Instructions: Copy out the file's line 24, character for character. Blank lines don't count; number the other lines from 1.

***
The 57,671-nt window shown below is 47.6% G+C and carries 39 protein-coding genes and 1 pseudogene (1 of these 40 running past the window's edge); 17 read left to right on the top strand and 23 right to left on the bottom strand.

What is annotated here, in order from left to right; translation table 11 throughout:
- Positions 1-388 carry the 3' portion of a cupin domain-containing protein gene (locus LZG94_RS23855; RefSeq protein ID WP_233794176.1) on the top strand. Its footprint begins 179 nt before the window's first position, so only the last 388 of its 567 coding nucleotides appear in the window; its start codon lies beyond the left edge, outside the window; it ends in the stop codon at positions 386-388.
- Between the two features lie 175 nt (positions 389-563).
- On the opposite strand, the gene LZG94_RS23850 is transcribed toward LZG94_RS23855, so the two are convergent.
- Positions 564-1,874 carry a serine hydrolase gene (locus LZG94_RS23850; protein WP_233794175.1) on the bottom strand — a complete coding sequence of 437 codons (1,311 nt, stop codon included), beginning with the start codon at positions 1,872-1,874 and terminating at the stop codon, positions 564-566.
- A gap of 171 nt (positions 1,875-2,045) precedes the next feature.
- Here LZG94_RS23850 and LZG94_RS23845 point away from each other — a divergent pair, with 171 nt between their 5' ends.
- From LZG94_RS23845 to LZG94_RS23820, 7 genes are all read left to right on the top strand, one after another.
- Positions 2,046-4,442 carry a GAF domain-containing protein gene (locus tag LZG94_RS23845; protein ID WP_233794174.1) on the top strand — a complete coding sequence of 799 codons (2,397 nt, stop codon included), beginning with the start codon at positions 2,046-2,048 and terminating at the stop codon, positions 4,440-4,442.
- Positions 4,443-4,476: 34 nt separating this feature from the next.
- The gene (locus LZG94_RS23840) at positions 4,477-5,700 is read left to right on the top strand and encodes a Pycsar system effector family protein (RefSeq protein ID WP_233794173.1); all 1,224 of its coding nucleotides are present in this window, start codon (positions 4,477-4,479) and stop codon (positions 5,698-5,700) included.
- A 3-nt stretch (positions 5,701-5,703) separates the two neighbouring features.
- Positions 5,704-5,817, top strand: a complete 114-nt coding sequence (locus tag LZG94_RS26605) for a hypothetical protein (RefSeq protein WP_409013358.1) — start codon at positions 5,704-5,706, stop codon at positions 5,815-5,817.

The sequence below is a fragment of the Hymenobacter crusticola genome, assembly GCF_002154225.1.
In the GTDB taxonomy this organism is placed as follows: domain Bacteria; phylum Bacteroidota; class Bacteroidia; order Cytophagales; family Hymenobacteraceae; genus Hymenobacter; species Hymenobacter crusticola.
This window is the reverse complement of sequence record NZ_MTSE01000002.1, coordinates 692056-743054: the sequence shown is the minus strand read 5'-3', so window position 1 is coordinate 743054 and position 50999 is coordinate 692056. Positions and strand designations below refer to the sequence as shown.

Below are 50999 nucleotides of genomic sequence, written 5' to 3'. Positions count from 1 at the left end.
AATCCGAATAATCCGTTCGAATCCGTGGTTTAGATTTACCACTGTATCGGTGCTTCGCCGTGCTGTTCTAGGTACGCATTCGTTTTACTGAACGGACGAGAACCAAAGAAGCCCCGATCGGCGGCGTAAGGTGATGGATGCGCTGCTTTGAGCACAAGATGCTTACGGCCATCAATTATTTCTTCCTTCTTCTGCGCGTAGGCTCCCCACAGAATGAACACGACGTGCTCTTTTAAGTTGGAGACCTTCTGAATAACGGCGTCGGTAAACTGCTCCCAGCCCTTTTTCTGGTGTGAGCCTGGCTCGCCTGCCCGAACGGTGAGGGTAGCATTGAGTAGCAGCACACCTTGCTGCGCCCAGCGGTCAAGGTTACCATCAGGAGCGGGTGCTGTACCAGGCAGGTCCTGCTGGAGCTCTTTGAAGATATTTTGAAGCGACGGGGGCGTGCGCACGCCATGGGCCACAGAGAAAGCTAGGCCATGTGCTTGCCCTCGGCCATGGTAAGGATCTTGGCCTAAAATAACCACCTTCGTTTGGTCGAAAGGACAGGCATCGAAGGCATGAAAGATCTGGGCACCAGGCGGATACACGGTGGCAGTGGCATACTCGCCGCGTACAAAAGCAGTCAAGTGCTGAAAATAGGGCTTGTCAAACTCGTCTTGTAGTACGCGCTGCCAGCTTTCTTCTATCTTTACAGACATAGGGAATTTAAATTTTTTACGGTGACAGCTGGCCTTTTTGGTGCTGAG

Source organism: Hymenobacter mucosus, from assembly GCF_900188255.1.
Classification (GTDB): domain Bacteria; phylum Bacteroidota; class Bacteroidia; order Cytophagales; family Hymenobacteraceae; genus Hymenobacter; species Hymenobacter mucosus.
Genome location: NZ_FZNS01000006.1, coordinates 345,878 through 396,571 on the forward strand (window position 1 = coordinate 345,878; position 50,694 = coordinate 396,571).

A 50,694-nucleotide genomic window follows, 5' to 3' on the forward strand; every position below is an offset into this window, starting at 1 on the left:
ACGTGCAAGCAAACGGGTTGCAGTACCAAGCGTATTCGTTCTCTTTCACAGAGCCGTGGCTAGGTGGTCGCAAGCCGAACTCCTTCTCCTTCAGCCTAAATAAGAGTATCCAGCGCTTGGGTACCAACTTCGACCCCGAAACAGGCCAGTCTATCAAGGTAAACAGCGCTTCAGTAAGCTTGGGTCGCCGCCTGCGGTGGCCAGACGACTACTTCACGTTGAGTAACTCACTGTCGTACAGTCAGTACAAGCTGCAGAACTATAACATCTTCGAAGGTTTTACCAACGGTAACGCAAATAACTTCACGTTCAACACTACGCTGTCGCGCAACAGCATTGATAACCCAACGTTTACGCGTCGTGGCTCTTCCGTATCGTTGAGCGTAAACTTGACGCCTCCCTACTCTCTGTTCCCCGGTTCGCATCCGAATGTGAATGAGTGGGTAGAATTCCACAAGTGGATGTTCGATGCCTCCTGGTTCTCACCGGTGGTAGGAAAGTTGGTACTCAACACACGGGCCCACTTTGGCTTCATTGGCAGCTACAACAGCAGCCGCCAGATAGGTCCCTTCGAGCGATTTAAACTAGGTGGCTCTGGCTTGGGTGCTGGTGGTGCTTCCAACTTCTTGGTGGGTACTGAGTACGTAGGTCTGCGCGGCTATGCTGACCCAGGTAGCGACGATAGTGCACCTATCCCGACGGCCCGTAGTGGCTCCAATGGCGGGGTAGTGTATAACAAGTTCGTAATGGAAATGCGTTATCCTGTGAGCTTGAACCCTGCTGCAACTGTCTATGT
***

ACGTGCAAGCAAACGGGTTGCAGTACCAAGCGTATTCGTTCTCTTTCACAGAGCCGTGGCTAGGTGGTCGCAAGCCGAACTCCTTCTCCTTCAGCCTAAATAAGAGTATCCAGCGCTTGGGTACCAACTTCGACCCCGAAACAGGCCAGTCTATCAAGGTAAACAGCGCTTCAGTAAGCTTGGGTCGCCGCCTGCGGTGGCCAGACGACTACTTCACGTTGAGTAACTCACTGTCGTACAGTCAGTACAAGCTGCAGAACTATAACATCTTCGAAGGTTTTACCAACGGTAACGCAAATAACTTCACGTTCAACACTACGCTGTCGCGCAACAGCATTGATAACCCAACGTTTACGCGTCGTGGCTCTTCCGTATCGTTGAGCGTAAACTTGACGCCTCCCTACTCTCTGTTCCCCGGTTCGCATCCGAATGTGAATGAGTGGGTAGAATTCCACAAGTGGATGTTCGATGCCTCCTGGTTCTCACCGGTGGTAGGAAAGTTGGTACTCAACACACGGGCCCACTTTGGCTTCATTGGCAGCTACAACAGCAGCCGCCAGATAGGTCCCTTCGAGCGATTTAAACTAGGTGGCTCTGGCTTGGGTGCTGGTGGTGCTTCCAACTTCTTGGTGGGTACTGAGTACGTAGGTCTGCGCGGCTATGCTGACCCAGGTAGCGACGATAGTGCACCTATCCCGACGGCCCGTAGTGGCTCCAATGGCGGGGTAGTGTATAACAAGTTCGTAATGGAAATGCGTTATCCTGTGAGCTTGAACCCTGCTGCAACTGTCTATGT